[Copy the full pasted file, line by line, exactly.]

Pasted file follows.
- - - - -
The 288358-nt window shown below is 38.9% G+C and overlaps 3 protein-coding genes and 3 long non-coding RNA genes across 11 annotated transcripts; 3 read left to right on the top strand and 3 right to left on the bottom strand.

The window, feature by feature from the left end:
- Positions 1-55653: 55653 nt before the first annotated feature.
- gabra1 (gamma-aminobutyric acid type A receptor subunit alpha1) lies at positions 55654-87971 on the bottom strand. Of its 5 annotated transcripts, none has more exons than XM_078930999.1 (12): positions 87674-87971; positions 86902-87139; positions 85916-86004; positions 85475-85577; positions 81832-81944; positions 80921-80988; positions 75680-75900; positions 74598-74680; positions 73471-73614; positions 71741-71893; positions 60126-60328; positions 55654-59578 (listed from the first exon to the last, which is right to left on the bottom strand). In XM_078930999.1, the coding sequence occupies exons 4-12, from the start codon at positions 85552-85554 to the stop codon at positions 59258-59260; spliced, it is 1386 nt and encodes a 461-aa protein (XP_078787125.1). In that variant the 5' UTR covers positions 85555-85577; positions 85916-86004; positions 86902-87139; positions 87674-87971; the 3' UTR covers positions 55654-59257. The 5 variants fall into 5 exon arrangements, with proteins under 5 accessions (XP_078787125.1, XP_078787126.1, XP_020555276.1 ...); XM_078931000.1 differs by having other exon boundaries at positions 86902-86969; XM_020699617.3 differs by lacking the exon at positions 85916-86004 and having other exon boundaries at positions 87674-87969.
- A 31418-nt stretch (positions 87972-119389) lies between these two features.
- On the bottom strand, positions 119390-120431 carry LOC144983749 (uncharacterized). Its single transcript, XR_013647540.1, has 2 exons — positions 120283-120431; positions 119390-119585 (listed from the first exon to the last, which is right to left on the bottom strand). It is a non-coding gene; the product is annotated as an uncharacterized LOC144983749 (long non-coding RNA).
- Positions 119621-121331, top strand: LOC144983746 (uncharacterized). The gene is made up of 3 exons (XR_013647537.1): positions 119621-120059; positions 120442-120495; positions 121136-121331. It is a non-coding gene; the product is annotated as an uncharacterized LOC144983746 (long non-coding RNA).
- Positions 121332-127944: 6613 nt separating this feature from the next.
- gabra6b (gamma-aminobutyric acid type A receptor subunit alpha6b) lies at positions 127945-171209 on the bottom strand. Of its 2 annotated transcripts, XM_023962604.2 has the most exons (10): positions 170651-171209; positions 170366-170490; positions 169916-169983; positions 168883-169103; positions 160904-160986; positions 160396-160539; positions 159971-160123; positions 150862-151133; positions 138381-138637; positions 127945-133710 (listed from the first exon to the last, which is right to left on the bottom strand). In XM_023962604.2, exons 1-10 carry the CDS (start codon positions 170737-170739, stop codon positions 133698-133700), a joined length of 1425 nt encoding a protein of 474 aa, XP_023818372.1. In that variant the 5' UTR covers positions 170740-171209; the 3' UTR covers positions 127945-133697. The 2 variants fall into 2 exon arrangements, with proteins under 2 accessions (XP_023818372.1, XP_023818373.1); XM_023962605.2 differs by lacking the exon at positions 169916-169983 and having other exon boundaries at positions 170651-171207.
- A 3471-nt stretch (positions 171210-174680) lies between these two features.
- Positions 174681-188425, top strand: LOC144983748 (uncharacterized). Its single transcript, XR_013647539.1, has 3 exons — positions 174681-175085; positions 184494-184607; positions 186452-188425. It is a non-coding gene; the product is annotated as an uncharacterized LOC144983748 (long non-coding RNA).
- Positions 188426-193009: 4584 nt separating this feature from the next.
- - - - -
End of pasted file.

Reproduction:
The 288358-nt window shown below is 38.9% G+C and overlaps 3 protein-coding genes and 3 long non-coding RNA genes across 11 annotated transcripts; 3 read left to right on the top strand and 3 right to left on the bottom strand.

The window, feature by feature from the left end:
- Positions 1-55653: 55653 nt before the first annotated feature.
- gabra1 (gamma-aminobutyric acid type A receptor subunit alpha1) lies at positions 55654-87971 on the bottom strand. Of its 5 annotated transcripts, none has more exons than XM_078930999.1 (12): positions 87674-87971; positions 86902-87139; positions 85916-86004; positions 85475-85577; positions 81832-81944; positions 80921-80988; positions 75680-75900; positions 74598-74680; positions 73471-73614; positions 71741-71893; positions 60126-60328; positions 55654-59578 (listed from the first exon to the last, which is right to left on the bottom strand). In XM_078930999.1, the coding sequence occupies exons 4-12, from the start codon at positions 85552-85554 to the stop codon at positions 59258-59260; spliced, it is 1386 nt and encodes a 461-aa protein (XP_078787125.1). In that variant the 5' UTR covers positions 85555-85577; positions 85916-86004; positions 86902-87139; positions 87674-87971; the 3' UTR covers positions 55654-59257. The 5 variants fall into 5 exon arrangements, with proteins under 5 accessions (XP_078787125.1, XP_078787126.1, XP_020555276.1 ...); XM_078931000.1 differs by having other exon boundaries at positions 86902-86969; XM_020699617.3 differs by lacking the exon at positions 85916-86004 and having other exon boundaries at positions 87674-87969.
- A 31418-nt stretch (positions 87972-119389) lies between these two features.
- On the bottom strand, positions 119390-120431 carry LOC144983749 (uncharacterized). Its single transcript, XR_013647540.1, has 2 exons — positions 120283-120431; positions 119390-119585 (listed from the first exon to the last, which is right to left on the bottom strand). It is a non-coding gene; the product is annotated as an uncharacterized LOC144983749 (long non-coding RNA).
- Positions 119621-121331, top strand: LOC144983746 (uncharacterized). The gene is made up of 3 exons (XR_013647537.1): positions 119621-120059; positions 120442-120495; positions 121136-121331. It is a non-coding gene; the product is annotated as an uncharacterized LOC144983746 (long non-coding RNA).
- Positions 121332-127944: 6613 nt separating this feature from the next.
- gabra6b (gamma-aminobutyric acid type A receptor subunit alpha6b) lies at positions 127945-171209 on the bottom strand. Of its 2 annotated transcripts, XM_023962604.2 has the most exons (10): positions 170651-171209; positions 170366-170490; positions 169916-169983; positions 168883-169103; positions 160904-160986; positions 160396-160539; positions 159971-160123; positions 150862-151133; positions 138381-138637; positions 127945-133710 (listed from the first exon to the last, which is right to left on the bottom strand). In XM_023962604.2, exons 1-10 carry the CDS (start codon positions 170737-170739, stop codon positions 133698-133700), a joined length of 1425 nt encoding a protein of 474 aa, XP_023818372.1. In that variant the 5' UTR covers positions 170740-171209; the 3' UTR covers positions 127945-133697. The 2 variants fall into 2 exon arrangements, with proteins under 2 accessions (XP_023818372.1, XP_023818373.1); XM_023962605.2 differs by lacking the exon at positions 169916-169983 and having other exon boundaries at positions 170651-171207.
- A 3471-nt stretch (positions 171210-174680) lies between these two features.
- Positions 174681-188425, top strand: LOC144983748 (uncharacterized). Its single transcript, XR_013647539.1, has 3 exons — positions 174681-175085; positions 184494-184607; positions 186452-188425. It is a non-coding gene; the product is annotated as an uncharacterized LOC144983748 (long non-coding RNA).
- Positions 188426-193009: 4584 nt separating this feature from the next.